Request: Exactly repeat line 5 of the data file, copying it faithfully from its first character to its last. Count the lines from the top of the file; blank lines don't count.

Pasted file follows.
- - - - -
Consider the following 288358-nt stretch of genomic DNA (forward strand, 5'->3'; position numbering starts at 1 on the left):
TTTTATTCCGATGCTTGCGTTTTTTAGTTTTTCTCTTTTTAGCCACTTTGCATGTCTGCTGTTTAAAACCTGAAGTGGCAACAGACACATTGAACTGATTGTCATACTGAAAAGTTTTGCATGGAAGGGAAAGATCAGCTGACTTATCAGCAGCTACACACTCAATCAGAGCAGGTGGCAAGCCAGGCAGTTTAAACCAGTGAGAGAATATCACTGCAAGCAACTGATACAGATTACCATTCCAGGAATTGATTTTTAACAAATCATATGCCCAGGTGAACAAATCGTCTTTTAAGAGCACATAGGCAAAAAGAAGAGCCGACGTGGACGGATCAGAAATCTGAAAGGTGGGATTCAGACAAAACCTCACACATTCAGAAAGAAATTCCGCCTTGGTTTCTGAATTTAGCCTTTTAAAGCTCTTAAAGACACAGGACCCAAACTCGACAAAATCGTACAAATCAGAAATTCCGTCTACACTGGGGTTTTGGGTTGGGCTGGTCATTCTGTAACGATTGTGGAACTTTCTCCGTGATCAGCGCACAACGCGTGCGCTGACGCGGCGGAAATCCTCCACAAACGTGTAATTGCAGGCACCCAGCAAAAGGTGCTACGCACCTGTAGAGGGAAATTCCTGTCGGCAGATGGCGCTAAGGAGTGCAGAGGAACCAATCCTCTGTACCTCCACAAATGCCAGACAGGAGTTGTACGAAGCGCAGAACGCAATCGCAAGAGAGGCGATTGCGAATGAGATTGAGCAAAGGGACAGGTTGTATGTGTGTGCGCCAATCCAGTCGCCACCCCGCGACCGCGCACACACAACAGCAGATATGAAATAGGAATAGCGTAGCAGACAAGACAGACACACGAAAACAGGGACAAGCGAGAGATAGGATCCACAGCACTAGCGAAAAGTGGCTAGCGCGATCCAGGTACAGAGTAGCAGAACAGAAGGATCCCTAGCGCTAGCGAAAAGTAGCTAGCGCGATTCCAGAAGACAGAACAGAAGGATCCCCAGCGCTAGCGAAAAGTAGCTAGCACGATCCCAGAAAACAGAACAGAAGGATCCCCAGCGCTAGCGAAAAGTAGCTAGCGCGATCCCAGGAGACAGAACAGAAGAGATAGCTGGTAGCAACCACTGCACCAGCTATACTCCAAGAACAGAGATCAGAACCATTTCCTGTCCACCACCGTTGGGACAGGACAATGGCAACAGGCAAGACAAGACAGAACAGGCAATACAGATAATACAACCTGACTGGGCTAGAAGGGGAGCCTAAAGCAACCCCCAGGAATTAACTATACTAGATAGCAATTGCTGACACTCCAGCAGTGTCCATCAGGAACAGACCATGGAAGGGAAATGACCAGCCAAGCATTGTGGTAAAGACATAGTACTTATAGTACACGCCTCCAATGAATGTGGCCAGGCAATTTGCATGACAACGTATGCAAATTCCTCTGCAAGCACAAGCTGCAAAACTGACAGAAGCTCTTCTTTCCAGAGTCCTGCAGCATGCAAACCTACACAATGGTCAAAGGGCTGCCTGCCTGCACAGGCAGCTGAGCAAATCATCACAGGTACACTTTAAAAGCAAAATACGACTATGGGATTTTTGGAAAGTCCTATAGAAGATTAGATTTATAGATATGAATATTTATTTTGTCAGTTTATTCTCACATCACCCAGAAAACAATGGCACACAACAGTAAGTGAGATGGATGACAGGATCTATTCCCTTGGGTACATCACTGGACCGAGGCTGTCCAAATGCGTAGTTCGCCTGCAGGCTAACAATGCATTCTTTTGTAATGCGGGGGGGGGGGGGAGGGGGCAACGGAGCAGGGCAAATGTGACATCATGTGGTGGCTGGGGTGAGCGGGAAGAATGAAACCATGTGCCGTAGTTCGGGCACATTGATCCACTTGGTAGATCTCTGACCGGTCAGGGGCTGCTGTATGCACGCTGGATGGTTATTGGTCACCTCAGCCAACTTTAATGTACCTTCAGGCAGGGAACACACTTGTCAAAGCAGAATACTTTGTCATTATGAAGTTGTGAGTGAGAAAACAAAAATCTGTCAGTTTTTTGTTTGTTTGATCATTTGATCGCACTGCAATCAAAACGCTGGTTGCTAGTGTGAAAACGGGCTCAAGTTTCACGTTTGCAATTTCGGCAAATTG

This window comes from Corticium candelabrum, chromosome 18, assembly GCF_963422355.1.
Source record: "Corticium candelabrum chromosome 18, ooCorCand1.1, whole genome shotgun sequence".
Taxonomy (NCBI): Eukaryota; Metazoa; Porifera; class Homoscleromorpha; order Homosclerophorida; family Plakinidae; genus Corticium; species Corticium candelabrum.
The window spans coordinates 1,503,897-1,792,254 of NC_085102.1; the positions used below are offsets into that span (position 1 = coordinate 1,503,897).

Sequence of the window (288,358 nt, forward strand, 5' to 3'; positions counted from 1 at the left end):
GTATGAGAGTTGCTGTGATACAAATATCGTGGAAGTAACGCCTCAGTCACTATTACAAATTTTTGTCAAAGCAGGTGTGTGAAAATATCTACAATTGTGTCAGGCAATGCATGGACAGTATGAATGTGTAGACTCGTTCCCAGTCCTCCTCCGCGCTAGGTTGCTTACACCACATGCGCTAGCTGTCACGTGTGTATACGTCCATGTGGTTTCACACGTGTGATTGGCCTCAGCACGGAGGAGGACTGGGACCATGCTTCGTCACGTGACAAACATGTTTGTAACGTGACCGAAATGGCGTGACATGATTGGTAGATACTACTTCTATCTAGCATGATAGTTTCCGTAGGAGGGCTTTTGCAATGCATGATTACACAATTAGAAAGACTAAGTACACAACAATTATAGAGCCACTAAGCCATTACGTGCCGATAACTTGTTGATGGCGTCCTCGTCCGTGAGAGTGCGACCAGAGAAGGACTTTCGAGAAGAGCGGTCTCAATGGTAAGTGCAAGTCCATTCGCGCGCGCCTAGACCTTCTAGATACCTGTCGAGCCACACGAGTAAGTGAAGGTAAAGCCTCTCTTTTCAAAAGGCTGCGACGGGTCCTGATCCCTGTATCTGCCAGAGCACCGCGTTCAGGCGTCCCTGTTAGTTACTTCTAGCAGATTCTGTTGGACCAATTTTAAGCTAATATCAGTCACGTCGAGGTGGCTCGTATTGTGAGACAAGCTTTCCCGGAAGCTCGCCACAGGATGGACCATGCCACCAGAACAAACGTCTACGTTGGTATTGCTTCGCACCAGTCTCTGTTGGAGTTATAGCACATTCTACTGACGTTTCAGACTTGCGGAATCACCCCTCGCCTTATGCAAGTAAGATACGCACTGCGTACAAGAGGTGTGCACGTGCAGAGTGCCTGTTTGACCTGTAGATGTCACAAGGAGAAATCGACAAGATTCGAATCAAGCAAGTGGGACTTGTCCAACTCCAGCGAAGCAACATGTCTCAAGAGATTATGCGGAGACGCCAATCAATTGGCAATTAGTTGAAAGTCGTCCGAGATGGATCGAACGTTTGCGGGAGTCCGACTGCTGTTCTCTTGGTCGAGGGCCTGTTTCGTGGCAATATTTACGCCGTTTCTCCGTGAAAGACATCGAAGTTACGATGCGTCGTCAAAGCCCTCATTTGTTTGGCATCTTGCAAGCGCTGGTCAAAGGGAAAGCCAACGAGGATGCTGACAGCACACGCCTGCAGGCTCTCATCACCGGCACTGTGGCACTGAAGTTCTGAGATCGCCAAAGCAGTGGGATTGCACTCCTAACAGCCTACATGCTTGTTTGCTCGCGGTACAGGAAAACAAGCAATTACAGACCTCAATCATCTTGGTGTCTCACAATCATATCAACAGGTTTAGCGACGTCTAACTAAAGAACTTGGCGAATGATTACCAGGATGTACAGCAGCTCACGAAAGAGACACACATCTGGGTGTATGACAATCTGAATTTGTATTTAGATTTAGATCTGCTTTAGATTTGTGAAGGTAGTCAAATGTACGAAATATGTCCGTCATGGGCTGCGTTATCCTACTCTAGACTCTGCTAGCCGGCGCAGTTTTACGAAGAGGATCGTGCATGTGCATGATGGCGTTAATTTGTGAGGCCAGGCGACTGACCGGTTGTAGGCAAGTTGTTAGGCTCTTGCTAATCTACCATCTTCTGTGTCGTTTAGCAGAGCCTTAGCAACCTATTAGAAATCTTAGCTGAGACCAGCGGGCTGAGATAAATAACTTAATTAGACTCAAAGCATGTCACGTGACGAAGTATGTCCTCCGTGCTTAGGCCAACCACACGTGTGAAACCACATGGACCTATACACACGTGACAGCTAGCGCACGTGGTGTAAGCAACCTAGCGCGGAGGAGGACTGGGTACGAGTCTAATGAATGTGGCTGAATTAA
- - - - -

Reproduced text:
Taxonomy (NCBI): Eukaryota; Metazoa; Porifera; class Homoscleromorpha; order Homosclerophorida; family Plakinidae; genus Corticium; species Corticium candelabrum.